Du meine Seele singe

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"Du meine Seele singe"
German hymn by Paul Gerhardt
The title page of the first publication in 1667
EnglishYou my soul sing
Textby Paul Gerhardt
Meter7 6 7 6
Melodyby Johann Georg Ebeling
Composed1666 (1666)

"Du meine Seele singe" (You my soul sing) is a hymn in German by Paul Gerhardt, a paraphrase of Psalm 146. Johann Georg Ebeling wrote the well-known melody in 1666. The song in 10 stanzas was first published in 1667 in the collection Pauli Gerhardi Geistliche-Andachten (Spiritual devotions by Paul Gerhardt) of songs by Gerhardt. It is No. 302 in the current Protestant hymnal Evangelisches Gesangbuch.

History and text[edit]

Paul Gerhardt wrote the hymn as a paraphrase of Psalm 146, in 1653, five years after the end of the Thirty Years War, when he was a minister in Mittenwalde, south of Berlin.[1] Johann Georg Ebeling, a church musician at the Nikolaikirche,[1] wrote the well-known melody in 1666.[2] The song in 10 stanzas with eight regular lines each was first published in 1667 in the collection Geistliche-Andachten (Spiritual devotions) of songs by Gerhardt.[2] It is, shortened to eight stanzas, No. 302 in the current Protestant hymnal Evangelisches Gesangbuch.[3][4]

The first stanza, expressing the request to the own soul to sing beautifully praising the creator for life, corresponds to verses 1 and 2 of the psalm (Psalms 146:1–2). Stanzas 2 and 3 are not part of the current Protestant hymnal. The fourth stanza, about trust in the God of Jacob as the highest treasure, granting eternal content ("ewig unbetrübt"), corresponds to verses 5 and 6 (Psalms 146:5–6). Stanzas five to seven expand the good things God does, namely protecting those who suffer violence, feeding the hungry and setting prisoners free, corresponding to verse 7 (Psalms 146:7). Stanzas eight and nine mention the light for the blind and comforter of the weak, strangers, orphans and widows as in verses 8 and 9 (Psalms 146:8–9). The last stanza, corresponding to verse 10 (Psalms 146:10), compares the singer to a wilted flower, who will not cease to add to the praise of God.[1][3]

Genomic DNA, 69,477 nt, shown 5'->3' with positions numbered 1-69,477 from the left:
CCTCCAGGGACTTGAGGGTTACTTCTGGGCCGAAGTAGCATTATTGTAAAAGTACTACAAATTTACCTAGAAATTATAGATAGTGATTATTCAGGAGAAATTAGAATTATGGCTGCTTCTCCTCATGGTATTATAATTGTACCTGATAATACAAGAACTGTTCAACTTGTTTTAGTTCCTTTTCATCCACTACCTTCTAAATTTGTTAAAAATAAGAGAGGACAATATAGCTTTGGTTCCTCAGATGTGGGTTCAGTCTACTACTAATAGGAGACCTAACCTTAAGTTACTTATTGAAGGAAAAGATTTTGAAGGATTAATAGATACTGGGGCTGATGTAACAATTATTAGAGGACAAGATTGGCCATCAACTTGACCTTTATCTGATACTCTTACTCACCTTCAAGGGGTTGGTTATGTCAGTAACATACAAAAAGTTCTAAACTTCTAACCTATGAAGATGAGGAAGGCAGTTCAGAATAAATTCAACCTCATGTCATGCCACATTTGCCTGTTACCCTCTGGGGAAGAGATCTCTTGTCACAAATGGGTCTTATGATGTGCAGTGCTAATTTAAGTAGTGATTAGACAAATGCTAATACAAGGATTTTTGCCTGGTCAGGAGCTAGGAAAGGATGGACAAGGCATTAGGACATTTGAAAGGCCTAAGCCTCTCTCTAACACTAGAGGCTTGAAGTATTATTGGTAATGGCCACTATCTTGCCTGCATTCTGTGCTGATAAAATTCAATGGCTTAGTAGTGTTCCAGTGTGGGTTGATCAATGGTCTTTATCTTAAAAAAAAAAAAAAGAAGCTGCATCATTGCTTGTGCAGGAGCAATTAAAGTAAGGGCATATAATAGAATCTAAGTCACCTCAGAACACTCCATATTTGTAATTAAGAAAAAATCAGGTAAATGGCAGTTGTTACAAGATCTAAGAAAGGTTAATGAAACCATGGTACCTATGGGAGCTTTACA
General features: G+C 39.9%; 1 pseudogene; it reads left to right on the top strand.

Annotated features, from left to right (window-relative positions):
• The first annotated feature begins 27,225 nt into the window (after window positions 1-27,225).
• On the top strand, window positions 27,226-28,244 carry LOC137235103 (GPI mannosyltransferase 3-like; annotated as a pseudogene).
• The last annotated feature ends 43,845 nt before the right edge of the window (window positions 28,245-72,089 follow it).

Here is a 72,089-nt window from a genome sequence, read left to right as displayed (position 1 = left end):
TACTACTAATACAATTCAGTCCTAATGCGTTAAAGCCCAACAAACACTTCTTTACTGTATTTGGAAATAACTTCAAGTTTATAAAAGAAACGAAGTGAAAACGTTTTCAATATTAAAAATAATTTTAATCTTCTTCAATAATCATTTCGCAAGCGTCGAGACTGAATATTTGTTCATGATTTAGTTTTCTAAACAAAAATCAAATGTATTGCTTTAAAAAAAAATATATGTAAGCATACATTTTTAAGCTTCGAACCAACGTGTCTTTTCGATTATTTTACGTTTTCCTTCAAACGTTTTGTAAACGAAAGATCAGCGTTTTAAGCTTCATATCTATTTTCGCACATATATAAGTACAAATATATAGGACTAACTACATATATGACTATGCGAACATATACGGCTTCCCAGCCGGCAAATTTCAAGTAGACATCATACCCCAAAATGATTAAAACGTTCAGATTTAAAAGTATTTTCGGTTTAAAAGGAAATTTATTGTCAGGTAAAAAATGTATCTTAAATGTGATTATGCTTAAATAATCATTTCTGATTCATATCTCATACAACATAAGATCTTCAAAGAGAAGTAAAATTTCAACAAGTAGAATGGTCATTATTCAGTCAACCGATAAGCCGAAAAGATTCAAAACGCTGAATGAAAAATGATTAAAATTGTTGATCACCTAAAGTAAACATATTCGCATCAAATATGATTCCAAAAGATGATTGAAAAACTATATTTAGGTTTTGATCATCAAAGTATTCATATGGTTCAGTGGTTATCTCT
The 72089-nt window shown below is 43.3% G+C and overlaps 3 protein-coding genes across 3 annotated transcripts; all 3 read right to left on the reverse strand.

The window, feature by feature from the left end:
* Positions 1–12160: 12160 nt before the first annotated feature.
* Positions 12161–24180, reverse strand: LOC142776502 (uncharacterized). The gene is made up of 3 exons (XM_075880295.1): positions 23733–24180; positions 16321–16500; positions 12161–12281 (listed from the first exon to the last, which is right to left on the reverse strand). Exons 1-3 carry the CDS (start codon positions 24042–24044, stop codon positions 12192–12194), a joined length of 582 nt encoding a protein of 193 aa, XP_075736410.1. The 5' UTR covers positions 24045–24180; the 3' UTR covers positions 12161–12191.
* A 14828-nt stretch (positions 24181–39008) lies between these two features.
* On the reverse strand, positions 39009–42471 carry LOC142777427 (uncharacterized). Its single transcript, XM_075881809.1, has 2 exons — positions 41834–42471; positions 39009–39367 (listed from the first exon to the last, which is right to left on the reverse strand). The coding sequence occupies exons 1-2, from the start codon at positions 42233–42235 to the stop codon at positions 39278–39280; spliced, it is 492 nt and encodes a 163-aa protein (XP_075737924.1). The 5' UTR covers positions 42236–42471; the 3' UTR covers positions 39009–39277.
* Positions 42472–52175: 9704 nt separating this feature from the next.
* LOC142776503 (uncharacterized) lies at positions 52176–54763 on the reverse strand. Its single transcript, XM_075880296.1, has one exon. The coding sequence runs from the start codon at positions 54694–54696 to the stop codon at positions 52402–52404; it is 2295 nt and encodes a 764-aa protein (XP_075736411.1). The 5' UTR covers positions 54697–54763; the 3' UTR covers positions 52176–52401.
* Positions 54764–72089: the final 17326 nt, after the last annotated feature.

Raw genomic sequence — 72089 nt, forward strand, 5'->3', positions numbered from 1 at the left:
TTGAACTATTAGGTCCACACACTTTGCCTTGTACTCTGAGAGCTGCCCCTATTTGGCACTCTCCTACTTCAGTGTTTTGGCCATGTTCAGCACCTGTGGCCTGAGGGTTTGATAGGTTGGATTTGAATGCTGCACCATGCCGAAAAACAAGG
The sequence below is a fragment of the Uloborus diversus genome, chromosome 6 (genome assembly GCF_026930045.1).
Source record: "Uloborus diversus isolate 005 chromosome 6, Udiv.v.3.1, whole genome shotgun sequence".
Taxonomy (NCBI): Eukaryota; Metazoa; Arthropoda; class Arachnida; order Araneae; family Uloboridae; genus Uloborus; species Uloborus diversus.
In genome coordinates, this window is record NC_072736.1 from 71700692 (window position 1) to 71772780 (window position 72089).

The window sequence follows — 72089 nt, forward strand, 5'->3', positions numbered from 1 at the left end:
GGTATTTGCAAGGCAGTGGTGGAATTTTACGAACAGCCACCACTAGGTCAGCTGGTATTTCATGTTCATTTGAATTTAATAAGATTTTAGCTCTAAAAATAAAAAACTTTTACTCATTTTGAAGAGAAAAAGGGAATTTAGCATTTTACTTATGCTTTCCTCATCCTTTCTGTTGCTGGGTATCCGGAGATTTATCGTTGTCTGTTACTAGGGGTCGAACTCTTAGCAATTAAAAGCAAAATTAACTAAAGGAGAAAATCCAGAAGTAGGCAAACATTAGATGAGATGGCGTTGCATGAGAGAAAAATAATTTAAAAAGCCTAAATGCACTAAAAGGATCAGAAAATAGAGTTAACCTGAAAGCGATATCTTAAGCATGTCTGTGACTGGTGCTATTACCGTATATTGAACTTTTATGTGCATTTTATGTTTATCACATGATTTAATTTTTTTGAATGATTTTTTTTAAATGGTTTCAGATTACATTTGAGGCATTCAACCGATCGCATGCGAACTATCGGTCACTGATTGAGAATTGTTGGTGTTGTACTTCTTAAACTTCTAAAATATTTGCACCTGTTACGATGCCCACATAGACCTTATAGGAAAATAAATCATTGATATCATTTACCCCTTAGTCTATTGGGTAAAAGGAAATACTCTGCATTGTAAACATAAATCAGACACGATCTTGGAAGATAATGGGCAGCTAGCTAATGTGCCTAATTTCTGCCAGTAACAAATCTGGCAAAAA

Tune and settings[edit]

The tune (in B♭-major or C major) begins with a rising broken chord, reaching the tenth on the fifth note, which has been called a "rocket" motif.[2] It follows the structure of the bar form.[3] For the last two lines, the melody is similar in shape to the first two lines, again rising to the highest note in five steps and holding it for two beats. In the first stanza this accents the term "being" in "My heart and whole being" ("Mein Herz und ganzes Wesen").[4]

Other hymns on the same melody include "Lift up your hearts, ye people", "We stand united with you" and "Give thanks to God, the Father".[2]


  1. ^ a b c Ehrlich, Hans-Peter. "Predigtreihe: Paul Gerhardt, 2007 / Du meine Seele singe (EG 302), verfasst von Hans-Peter Ehrlich" (in German). Göttingen University. Retrieved 17 June 2015.
  2. ^ a b c d "Du meine Seele singe". hymnary.org. Retrieved 12 June 2015.
  3. ^ a b c "Du, meine Seele, singe". Paul Gerhardt 2007. Retrieved 12 June 2015.
  4. ^ a b "Du meine Seele singe" (PDF). kantoreiarchiv.de. Retrieved 12 June 2015.

External links[edit]